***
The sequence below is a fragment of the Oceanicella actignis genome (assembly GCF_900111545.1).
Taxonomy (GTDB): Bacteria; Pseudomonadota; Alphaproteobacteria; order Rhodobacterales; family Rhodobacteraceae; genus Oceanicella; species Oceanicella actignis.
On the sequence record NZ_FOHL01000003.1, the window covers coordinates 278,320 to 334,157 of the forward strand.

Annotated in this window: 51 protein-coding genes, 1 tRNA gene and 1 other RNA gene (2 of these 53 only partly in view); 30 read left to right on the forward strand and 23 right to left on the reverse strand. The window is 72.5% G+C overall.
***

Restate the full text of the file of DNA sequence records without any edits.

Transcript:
The sequence below is a fragment of the Oceanicella actignis genome (assembly GCF_900111545.1).
Taxonomy (GTDB): Bacteria; Pseudomonadota; Alphaproteobacteria; order Rhodobacterales; family Rhodobacteraceae; genus Oceanicella; species Oceanicella actignis.
On the sequence record NZ_FOHL01000003.1, the window covers coordinates 278,320 to 334,157 of the forward strand.

Annotated in this window: 51 protein-coding genes, 1 tRNA gene and 1 other RNA gene (2 of these 53 only partly in view); 30 read left to right on the forward strand and 23 right to left on the reverse strand. The window is 72.5% G+C overall.